The brutal nature of the First World War presented frontline medical personnel with an array of horrific and debilitating wounds, inflicted on a previously unimaginable scale. From gas attacks and bayonet wounds to rifle fire and artillery barrages, day-to-day life on the frontlines posed a serious risk to life and limb. The doctors and nurses responsible for medical care rose to the challenge, and the First World War saw a dramatic transformation in the provision of frontline medicine. Many more lives would be saved than lost due to the efforts of these 'lifesavers'. Focusing on the Canadian experience, Tim Cook, author of Lifesavers and Body Snatchers, explains just how important and innovative the work of frontline medical staff was, and reveals the more sinister side of how these advances were achieved.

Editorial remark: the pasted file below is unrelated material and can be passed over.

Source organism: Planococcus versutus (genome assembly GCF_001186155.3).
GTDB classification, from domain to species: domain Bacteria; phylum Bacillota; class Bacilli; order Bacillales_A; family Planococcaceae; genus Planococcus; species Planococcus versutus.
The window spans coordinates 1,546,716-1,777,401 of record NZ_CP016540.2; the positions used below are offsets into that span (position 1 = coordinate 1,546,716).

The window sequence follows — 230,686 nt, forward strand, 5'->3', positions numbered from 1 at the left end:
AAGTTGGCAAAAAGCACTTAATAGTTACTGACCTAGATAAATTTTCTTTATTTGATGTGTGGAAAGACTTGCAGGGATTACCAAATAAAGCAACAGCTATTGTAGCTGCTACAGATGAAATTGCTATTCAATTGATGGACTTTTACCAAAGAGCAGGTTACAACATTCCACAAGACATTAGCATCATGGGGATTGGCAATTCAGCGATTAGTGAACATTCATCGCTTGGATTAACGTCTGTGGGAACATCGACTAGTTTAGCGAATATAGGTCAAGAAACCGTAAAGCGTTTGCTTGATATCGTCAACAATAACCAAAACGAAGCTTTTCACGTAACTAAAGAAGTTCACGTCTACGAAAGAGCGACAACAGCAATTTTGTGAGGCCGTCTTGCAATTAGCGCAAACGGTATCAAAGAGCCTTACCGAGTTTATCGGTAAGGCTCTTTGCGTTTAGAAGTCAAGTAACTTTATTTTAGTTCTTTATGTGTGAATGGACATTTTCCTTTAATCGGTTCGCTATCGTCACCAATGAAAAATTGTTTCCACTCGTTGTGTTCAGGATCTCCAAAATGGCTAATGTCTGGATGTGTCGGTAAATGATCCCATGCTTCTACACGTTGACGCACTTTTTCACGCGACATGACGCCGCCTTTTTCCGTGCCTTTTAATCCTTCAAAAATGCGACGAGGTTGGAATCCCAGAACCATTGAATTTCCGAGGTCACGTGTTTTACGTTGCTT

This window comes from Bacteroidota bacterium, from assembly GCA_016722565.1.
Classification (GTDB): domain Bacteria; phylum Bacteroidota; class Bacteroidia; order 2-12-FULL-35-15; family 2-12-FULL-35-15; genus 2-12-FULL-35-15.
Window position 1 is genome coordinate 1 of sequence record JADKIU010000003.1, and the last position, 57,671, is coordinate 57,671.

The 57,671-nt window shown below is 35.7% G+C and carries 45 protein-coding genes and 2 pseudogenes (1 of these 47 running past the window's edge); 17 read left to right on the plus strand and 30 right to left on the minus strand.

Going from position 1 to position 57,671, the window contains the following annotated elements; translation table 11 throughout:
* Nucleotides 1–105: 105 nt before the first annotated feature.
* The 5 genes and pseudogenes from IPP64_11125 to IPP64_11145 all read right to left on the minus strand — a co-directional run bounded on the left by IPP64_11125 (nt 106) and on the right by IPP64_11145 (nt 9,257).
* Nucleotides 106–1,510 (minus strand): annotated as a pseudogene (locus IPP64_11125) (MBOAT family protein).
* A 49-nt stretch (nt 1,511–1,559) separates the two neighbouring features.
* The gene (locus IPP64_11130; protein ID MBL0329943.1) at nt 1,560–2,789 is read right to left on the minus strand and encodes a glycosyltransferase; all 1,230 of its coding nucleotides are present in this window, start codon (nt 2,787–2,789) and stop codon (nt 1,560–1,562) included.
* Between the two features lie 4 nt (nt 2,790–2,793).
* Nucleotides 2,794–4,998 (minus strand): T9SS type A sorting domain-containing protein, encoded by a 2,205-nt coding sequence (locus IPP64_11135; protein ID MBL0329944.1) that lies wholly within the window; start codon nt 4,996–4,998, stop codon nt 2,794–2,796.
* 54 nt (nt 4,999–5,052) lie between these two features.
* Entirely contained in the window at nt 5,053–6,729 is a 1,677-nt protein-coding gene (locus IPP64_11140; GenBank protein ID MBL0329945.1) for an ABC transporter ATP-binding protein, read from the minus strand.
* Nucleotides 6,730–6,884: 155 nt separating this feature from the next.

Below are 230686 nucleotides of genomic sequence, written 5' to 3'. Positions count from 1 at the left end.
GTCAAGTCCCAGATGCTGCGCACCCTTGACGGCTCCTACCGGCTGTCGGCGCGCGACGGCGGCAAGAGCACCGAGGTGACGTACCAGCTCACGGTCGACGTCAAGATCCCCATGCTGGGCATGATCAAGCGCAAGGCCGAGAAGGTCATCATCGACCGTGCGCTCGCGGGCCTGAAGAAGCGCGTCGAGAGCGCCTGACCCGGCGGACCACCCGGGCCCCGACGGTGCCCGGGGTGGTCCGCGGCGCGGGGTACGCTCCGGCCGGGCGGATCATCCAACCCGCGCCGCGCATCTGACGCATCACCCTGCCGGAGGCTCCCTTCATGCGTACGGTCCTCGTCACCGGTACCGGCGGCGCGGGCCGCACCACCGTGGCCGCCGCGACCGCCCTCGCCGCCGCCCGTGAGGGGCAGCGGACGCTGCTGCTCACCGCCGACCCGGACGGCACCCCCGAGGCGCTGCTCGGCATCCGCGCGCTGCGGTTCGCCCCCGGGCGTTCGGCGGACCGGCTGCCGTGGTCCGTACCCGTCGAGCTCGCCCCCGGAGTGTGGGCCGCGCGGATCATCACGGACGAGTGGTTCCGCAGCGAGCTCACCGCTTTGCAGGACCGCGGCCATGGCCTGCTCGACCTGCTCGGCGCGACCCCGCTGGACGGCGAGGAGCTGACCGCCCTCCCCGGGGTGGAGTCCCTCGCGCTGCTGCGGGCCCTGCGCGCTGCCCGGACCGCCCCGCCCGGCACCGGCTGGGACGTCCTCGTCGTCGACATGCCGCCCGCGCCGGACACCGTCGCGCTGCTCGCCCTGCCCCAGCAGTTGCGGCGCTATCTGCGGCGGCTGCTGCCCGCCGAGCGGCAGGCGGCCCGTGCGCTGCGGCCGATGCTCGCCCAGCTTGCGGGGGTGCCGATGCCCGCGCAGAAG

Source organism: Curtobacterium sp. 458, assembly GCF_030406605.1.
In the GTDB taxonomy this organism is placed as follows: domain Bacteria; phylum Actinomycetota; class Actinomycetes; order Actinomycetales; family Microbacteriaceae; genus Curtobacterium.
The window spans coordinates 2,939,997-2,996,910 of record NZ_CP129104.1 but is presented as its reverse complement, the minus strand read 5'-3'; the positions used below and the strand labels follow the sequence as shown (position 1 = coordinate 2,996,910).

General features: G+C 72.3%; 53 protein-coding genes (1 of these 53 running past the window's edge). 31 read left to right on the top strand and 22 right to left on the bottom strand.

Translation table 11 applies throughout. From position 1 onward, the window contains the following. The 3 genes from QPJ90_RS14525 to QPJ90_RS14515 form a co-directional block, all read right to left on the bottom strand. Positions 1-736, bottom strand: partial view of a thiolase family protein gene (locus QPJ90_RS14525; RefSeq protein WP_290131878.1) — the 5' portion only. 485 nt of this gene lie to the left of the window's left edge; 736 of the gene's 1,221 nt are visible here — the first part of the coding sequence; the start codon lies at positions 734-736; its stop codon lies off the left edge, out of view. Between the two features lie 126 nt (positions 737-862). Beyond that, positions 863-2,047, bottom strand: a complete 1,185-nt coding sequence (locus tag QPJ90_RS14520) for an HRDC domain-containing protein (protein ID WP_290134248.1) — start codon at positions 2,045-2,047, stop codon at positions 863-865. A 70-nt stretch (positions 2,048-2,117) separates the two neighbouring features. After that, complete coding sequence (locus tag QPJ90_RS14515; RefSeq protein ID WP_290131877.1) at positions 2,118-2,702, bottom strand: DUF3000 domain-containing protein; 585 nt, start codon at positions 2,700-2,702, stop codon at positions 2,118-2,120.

Produced by James Hickmann and edited by Dougal Patmore.